Release Date(s)2012 (December 17, 2017)
Studio(s)Legendary Pictures/Syncopy (Warner Bros.)
- Film/Program Grade: B+
- Video Grade: A+
- Audio Grade: A+
- Extras Grade: B
Eight years have passed since the fateful events of The Dark Knight. With the streets of Gotham now largely free of criminals, the Batman has disappeared, leaving the city in the care of its new Police Commissioner, Jim Gordon (Gary Oldman). Instead of rejoining society however, Bruce Wayne (Christian Bale) has closed himself off from the world to lick his wounds, both physical and emotional, a stranger to all but his butler Alfred (Michael Caine). But now a new threat rises from beneath Gotham’s streets... a monster known as Bane (Tom Hardy), who brings the city to its knees through one act of terrorism after another... and so the Batman must return. This time, the Dark Knight and Jim Gordon do not stand alone against Evil; they have help from a pair of unlikely allies that includes an idealistic young GCPD officer named John Blake (Joseph Gordon-Levitt), who grew up an orphan like Wayne, and a stealthy cat-burglar named Selina Kyle (Anne Hathaway) who, also like Wayne, is in desperate need of a fresh start.
After Batman Begins and The Dark Knight, it appears that director Christopher Nolan realized the best way to build upon the series’ success wasn’t to try and top Heath Ledger’s terrific villain, but instead to go more grand with the threat by adding the potential of large-scale destruction into the mix. This more epic scale is also achieved by the increased use of IMAX footage in this film. Yet, as before, the story continues to be strongly character-driven, as we begin to see the full extent of the toll that fighting Gotham’s criminal element has taken on both Bruce Wayne and Commissioner Gordon. And Nolan once again finds interesting ways to add more familiar characters from the Batman mythos into his big-screen trilogy, this time with Hathaway and Levitt, each of whom gives a terrific performance, as the most grounded and believable incarnations of Catwoman and Robin we’ve seen yet.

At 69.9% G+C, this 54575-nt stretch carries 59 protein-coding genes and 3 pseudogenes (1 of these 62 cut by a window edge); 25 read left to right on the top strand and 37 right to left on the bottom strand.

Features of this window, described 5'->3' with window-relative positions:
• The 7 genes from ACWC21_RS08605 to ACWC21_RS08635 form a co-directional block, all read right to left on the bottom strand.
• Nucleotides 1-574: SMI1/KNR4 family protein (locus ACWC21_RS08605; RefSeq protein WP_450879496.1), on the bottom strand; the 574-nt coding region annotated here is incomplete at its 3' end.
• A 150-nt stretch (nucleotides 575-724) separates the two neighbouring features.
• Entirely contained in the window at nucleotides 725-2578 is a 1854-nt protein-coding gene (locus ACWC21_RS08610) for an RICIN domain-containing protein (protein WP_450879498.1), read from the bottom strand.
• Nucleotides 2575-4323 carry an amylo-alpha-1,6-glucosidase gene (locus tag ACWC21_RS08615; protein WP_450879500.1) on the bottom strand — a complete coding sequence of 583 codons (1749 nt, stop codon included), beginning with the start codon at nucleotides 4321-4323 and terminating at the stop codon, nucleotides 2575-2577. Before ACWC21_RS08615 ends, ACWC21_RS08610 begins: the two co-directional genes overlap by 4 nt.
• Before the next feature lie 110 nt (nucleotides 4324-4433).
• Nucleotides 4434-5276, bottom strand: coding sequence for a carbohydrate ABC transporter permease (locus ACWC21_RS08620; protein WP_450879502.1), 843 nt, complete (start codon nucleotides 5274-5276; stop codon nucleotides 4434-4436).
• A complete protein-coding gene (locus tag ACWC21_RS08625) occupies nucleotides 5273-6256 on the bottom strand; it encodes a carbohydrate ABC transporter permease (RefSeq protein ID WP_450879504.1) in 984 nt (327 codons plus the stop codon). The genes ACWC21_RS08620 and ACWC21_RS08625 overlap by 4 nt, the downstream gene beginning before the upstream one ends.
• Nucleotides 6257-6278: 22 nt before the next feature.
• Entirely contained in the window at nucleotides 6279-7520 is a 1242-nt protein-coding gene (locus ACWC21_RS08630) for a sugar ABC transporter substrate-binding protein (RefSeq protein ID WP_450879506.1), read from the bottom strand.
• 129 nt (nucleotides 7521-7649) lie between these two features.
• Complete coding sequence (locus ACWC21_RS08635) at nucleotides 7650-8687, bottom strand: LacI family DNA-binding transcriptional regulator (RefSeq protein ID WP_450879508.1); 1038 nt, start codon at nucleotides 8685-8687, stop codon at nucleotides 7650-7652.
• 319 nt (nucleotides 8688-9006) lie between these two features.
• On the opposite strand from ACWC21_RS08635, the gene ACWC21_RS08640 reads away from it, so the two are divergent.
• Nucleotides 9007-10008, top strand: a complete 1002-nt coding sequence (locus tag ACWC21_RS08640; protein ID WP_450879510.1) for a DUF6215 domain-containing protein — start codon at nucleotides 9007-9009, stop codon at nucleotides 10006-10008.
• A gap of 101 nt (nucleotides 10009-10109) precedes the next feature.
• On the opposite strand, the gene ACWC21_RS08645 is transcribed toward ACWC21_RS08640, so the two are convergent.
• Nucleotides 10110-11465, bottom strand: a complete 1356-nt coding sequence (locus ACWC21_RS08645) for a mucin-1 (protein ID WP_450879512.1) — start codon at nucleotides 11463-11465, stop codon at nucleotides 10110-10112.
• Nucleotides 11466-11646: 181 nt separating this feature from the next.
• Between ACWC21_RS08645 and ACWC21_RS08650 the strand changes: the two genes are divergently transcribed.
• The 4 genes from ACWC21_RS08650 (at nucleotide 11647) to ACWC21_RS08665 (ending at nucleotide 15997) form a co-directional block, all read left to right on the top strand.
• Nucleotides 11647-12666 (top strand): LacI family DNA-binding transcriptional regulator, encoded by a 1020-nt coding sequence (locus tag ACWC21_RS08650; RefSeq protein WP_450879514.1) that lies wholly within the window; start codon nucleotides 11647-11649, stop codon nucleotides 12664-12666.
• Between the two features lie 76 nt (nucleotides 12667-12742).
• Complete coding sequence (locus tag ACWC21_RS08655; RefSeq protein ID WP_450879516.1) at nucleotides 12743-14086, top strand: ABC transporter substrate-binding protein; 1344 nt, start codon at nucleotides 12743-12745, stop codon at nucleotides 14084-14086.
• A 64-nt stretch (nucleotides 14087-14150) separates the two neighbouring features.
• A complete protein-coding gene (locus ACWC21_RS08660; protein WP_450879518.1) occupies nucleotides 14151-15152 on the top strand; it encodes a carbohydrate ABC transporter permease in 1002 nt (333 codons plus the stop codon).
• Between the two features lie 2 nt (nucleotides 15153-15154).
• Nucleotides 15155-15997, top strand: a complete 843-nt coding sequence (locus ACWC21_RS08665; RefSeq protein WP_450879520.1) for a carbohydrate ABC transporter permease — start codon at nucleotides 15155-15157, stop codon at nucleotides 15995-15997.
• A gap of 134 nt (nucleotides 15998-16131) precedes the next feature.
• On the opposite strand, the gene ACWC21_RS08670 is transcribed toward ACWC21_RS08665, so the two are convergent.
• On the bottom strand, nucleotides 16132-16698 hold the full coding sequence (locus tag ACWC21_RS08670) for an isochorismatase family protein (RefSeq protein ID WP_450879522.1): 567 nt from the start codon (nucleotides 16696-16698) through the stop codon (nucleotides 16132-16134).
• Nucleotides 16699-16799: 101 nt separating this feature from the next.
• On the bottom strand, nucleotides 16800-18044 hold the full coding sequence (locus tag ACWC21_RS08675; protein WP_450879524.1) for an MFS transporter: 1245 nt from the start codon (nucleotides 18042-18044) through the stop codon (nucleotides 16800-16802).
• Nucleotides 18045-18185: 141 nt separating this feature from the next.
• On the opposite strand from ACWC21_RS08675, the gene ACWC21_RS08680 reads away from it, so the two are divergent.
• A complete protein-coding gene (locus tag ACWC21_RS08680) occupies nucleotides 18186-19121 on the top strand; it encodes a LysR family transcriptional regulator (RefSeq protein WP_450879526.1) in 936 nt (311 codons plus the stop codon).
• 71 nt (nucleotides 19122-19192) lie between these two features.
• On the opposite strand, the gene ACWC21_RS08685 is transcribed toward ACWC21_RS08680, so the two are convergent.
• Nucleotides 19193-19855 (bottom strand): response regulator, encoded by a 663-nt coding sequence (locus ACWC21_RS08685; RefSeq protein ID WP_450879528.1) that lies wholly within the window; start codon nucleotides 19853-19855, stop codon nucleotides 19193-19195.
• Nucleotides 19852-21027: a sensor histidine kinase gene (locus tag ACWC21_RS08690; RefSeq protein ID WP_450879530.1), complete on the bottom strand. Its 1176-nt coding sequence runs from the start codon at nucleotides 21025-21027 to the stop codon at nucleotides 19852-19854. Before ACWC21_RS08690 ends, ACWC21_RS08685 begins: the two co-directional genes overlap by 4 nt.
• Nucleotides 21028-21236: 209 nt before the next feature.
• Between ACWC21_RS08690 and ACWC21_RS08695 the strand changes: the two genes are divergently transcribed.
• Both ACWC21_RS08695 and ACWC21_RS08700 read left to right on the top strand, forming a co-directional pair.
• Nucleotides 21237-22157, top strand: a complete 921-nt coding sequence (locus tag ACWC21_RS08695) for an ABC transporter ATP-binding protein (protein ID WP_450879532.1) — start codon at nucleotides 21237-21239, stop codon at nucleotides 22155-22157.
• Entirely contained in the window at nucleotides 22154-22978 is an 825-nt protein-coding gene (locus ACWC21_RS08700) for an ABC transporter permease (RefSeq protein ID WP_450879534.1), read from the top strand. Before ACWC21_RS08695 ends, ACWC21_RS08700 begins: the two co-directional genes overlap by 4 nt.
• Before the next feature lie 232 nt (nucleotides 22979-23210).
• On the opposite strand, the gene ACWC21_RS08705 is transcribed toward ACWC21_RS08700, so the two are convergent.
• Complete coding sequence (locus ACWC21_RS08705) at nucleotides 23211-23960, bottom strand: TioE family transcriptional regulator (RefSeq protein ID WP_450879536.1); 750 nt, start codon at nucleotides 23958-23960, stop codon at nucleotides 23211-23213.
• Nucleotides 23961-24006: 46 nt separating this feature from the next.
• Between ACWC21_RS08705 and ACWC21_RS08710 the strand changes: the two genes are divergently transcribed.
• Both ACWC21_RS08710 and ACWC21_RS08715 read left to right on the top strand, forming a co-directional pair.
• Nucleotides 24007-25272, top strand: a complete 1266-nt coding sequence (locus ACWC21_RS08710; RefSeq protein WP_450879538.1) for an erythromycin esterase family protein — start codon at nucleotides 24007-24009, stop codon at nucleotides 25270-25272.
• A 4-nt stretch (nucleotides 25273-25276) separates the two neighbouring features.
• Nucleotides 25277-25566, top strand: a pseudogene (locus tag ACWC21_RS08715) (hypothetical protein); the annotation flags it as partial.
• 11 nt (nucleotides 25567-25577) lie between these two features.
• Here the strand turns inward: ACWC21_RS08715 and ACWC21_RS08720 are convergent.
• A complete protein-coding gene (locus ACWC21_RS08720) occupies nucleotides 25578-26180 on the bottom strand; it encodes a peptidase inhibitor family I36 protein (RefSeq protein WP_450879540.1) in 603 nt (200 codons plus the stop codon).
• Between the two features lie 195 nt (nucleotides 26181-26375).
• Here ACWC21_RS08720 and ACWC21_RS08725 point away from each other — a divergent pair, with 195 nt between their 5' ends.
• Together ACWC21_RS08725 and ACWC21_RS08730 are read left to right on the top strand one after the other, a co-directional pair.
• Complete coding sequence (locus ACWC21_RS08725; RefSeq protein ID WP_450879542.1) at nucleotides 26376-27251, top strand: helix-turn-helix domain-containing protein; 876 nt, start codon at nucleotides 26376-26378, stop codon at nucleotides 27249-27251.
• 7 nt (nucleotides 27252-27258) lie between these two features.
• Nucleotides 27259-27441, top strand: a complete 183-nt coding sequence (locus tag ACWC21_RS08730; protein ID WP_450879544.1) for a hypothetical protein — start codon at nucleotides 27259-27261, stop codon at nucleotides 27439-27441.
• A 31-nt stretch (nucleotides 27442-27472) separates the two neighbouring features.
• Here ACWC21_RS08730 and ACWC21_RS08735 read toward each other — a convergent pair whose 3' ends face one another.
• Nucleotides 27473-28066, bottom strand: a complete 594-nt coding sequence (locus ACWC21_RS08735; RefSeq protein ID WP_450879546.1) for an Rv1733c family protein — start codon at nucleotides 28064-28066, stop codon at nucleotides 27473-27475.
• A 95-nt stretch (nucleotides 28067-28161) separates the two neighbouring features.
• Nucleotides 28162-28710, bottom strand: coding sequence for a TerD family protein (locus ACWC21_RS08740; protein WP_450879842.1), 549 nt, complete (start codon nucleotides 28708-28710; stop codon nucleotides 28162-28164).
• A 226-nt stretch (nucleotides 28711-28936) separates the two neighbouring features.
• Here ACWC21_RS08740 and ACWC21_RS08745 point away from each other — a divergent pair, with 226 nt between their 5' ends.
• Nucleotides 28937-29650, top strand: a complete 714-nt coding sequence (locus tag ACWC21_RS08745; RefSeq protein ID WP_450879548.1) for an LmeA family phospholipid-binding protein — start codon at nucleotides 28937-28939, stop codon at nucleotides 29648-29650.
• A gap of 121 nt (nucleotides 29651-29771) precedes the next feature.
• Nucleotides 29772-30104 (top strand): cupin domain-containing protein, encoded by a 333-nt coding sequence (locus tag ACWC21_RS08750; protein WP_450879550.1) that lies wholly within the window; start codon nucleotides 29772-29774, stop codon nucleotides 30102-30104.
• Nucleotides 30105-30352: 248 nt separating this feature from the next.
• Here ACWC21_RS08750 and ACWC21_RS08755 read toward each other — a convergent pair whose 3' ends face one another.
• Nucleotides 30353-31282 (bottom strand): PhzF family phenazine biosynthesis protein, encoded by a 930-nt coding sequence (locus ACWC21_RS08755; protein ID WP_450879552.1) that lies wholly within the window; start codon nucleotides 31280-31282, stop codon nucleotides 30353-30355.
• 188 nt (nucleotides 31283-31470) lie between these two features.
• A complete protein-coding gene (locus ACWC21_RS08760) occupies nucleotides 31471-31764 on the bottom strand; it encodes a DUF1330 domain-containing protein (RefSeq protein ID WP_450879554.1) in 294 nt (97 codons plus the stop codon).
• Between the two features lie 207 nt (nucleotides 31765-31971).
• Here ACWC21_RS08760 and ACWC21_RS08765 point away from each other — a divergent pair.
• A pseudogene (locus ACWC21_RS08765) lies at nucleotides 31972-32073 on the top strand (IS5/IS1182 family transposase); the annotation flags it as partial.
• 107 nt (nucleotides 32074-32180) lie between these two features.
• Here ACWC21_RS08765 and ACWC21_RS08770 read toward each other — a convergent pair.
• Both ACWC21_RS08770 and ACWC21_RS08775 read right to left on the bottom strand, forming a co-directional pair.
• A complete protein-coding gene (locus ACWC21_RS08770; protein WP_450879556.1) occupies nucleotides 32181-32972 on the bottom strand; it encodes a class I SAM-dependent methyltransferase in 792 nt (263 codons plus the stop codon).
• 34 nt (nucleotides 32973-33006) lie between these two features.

Like The Dark Knight before it, The Dark Knight Rises was shot largely on 35 mm film using Panavision cameras with anamorphic lenses. But a significant portion (approximately 72 minutes on the film’s 165 minute runtime) was shot on 65 mm film using IMAX and VistaVision cameras. It was also finished on film, with VFX rendered in both 2K and 5.6K. For its release on Ultra HD, the 35 mm footage was scanned from the interpositive in native 4K (rather than the original camera negative, at Nolan’s direction), combined with the material scanned from 65 mm, and graded for HDR10. The result is a variable aspect ratio presentation that shifts from 2.39:1 to 1.78:1 (for the IMAX sequences) and back. Scanning from the 35 mm interpositive results in a modest reduction in fine detail (which has led some to suggest that DNR was applied), but it also softens the grain structure (to better match the clarity of large format footage) while retaining overall texturing. Naturally, the 65 mm footage packs a tremendous amount of detail and there’s simply much more of it to see. Such footage is mostly used for bold scenic shots that establish the reality of Gotham and other locations, giving the film an even larger sense of scope. The HDR grade deepens the shadows, while allowing the highlights to gleam brightly, and enhances the colors with greater accuracy, nuance, and naturalism. Again, even with the modest loss of detail in the 35 mm material, the result is a lovely image that’s very close to perfect and exactly as Nolan wants it to be. And again, the improvement upon the previous Blu-ray image is significant.